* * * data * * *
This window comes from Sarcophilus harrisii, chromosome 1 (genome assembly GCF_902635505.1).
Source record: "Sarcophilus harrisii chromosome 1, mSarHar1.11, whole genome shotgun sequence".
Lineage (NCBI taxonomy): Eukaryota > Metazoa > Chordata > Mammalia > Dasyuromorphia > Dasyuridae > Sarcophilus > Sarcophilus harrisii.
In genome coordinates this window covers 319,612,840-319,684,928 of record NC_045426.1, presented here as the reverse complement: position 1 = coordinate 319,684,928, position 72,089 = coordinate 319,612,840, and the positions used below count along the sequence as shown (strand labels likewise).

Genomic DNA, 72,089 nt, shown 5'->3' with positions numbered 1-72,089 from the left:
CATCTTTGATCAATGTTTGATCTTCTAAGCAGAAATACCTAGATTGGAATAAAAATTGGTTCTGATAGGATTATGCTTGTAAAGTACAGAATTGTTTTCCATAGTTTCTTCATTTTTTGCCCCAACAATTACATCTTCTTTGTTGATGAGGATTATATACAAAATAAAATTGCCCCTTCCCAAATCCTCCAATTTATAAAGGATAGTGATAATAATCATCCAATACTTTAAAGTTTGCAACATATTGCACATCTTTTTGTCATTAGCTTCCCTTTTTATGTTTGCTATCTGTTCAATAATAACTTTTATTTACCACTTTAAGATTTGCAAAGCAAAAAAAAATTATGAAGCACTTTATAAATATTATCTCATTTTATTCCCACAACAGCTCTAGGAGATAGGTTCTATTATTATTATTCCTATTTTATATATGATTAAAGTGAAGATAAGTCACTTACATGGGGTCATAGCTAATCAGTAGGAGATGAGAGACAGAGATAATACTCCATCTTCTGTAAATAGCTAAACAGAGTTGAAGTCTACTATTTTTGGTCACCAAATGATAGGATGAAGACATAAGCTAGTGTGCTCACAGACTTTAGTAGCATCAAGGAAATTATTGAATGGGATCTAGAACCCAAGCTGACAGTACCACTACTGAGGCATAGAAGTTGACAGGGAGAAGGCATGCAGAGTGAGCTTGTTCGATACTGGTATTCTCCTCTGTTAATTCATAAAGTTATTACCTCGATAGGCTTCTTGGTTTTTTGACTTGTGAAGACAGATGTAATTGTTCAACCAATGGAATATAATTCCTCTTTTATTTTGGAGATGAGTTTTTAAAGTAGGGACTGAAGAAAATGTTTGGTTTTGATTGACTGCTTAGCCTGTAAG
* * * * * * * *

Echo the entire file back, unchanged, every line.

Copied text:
This window comes from Sarcophilus harrisii, chromosome 1 (genome assembly GCF_902635505.1).
Source record: "Sarcophilus harrisii chromosome 1, mSarHar1.11, whole genome shotgun sequence".
Lineage (NCBI taxonomy): Eukaryota > Metazoa > Chordata > Mammalia > Dasyuromorphia > Dasyuridae > Sarcophilus > Sarcophilus harrisii.
In genome coordinates this window covers 319,612,840-319,684,928 of record NC_045426.1, presented here as the reverse complement: position 1 = coordinate 319,684,928, position 72,089 = coordinate 319,612,840, and the positions used below count along the sequence as shown (strand labels likewise).

Genomic DNA, 72,089 nt, shown 5'->3' with positions numbered 1-72,089 from the left:
CATCTTTGATCAATGTTTGATCTTCTAAGCAGAAATACCTAGATTGGAATAAAAATTGGTTCTGATAGGATTATGCTTGTAAAGTACAGAATTGTTTTCCATAGTTTCTTCATTTTTTGCCCCAACAATTACATCTTCTTTGTTGATGAGGATTATATACAAAATAAAATTGCCCCTTCCCAAATCCTCCAATTTATAAAGGATAGTGATAATAATCATCCAATACTTTAAAGTTTGCAACATATTGCACATCTTTTTGTCATTAGCTTCCCTTTTTATGTTTGCTATCTGTTCAATAATAACTTTTATTTACCACTTTAAGATTTGCAAAGCAAAAAAAAATTATGAAGCACTTTATAAATATTATCTCATTTTATTCCCACAACAGCTCTAGGAGATAGGTTCTATTATTATTATTCCTATTTTATATATGATTAAAGTGAAGATAAGTCACTTACATGGGGTCATAGCTAATCAGTAGGAGATGAGAGACAGAGATAATACTCCATCTTCTGTAAATAGCTAAACAGAGTTGAAGTCTACTATTTTTGGTCACCAAATGATAGGATGAAGACATAAGCTAGTGTGCTCACAGACTTTAGTAGCATCAAGGAAATTATTGAATGGGATCTAGAACCCAAGCTGACAGTACCACTACTGAGGCATAGAAGTTGACAGGGAGAAGGCATGCAGAGTGAGCTTGTTCGATACTGGTATTCTCCTCTGTTAATTCATAAAGTTATTACCTCGATAGGCTTCTTGGTTTTTTGACTTGTGAAGACAGATGTAATTGTTCAACCAATGGAATATAATTCCTCTTTTATTTTGGAGATGAGTTTTTAAAGTAGGGACTGAAGAAAATGTTTGGTTTTGATTGACTGCTTAGCCTGTAAG